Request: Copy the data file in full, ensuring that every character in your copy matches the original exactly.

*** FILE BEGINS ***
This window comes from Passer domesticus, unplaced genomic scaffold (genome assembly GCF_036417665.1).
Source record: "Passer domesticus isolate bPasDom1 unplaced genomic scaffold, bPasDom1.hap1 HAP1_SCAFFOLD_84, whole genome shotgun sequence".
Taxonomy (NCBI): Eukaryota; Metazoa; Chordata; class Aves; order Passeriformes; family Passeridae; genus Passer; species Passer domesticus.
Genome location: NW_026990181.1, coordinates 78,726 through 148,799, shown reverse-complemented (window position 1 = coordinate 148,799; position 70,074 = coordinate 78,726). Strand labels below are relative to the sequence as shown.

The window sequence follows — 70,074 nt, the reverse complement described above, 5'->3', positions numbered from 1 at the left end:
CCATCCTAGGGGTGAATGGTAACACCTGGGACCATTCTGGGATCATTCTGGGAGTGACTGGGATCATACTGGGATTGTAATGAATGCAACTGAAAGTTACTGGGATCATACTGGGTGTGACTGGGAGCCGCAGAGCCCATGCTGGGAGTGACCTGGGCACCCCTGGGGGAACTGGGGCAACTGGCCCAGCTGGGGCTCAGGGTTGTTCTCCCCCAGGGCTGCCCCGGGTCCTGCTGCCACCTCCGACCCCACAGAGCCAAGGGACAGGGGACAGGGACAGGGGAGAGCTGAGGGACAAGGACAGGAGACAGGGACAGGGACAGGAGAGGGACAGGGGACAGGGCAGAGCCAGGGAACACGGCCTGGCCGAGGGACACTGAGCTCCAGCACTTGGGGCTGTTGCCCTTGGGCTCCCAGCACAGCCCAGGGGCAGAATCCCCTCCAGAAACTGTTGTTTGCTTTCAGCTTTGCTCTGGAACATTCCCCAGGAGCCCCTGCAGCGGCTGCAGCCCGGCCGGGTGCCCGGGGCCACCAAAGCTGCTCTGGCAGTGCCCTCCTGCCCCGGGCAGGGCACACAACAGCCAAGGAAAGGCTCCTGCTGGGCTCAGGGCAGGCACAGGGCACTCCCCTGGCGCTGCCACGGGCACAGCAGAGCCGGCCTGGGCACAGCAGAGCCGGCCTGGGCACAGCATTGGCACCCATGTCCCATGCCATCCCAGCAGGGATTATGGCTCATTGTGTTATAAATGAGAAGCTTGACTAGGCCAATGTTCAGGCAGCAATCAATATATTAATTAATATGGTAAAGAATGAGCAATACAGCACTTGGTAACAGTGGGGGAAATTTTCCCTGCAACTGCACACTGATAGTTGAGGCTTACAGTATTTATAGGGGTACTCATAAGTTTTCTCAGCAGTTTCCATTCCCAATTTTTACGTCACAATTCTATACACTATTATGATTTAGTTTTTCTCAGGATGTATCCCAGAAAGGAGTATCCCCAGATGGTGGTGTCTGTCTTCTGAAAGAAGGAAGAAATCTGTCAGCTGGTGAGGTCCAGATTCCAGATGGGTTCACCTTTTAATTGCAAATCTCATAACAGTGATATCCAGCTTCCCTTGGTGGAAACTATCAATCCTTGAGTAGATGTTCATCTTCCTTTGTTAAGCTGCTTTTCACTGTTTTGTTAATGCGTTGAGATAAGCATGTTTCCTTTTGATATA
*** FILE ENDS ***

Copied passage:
This window comes from Passer domesticus, unplaced genomic scaffold (genome assembly GCF_036417665.1).
Source record: "Passer domesticus isolate bPasDom1 unplaced genomic scaffold, bPasDom1.hap1 HAP1_SCAFFOLD_84, whole genome shotgun sequence".
Taxonomy (NCBI): Eukaryota; Metazoa; Chordata; class Aves; order Passeriformes; family Passeridae; genus Passer; species Passer domesticus.
Genome location: NW_026990181.1, coordinates 78,726 through 148,799, shown reverse-complemented (window position 1 = coordinate 148,799; position 70,074 = coordinate 78,726). Strand labels below are relative to the sequence as shown.

The window sequence follows — 70,074 nt, the reverse complement described above, 5'->3', positions numbered from 1 at the left end:
CCATCCTAGGGGTGAATGGTAACACCTGGGACCATTCTGGGATCATTCTGGGAGTGACTGGGATCATACTGGGATTGTAATGAATGCAACTGAAAGTTACTGGGATCATACTGGGTGTGACTGGGAGCCGCAGAGCCCATGCTGGGAGTGACCTGGGCACCCCTGGGGGAACTGGGGCAACTGGCCCAGCTGGGGCTCAGGGTTGTTCTCCCCCAGGGCTGCCCCGGGTCCTGCTGCCACCTCCGACCCCACAGAGCCAAGGGACAGGGGACAGGGACAGGGGAGAGCTGAGGGACAAGGACAGGAGACAGGGACAGGGACAGGAGAGGGACAGGGGACAGGGCAGAGCCAGGGAACACGGCCTGGCCGAGGGACACTGAGCTCCAGCACTTGGGGCTGTTGCCCTTGGGCTCCCAGCACAGCCCAGGGGCAGAATCCCCTCCAGAAACTGTTGTTTGCTTTCAGCTTTGCTCTGGAACATTCCCCAGGAGCCCCTGCAGCGGCTGCAGCCCGGCCGGGTGCCCGGGGCCACCAAAGCTGCTCTGGCAGTGCCCTCCTGCCCCGGGCAGGGCACACAACAGCCAAGGAAAGGCTCCTGCTGGGCTCAGGGCAGGCACAGGGCACTCCCCTGGCGCTGCCACGGGCACAGCAGAGCCGGCCTGGGCACAGCAGAGCCGGCCTGGGCACAGCATTGGCACCCATGTCCCATGCCATCCCAGCAGGGATTATGGCTCATTGTGTTATAAATGAGAAGCTTGACTAGGCCAATGTTCAGGCAGCAATCAATATATTAATTAATATGGTAAAGAATGAGCAATACAGCACTTGGTAACAGTGGGGGAAATTTTCCCTGCAACTGCACACTGATAGTTGAGGCTTACAGTATTTATAGGGGTACTCATAAGTTTTCTCAGCAGTTTCCATTCCCAATTTTTACGTCACAATTCTATACACTATTATGATTTAGTTTTTCTCAGGATGTATCCCAGAAAGGAGTATCCCCAGATGGTGGTGTCTGTCTTCTGAAAGAAGGAAGAAATCTGTCAGCTGGTGAGGTCCAGATTCCAGATGGGTTCACCTTTTAATTGCAAATCTCATAACAGTGATATCCAGCTTCCCTTGGTGGAAACTATCAATCCTTGAGTAGATGTTCATCTTCCTTTGTTAAGCTGCTTTTCACTGTTTTGTTAATGCGTTGAGATAAGCATGTTTCCTTTTGATATA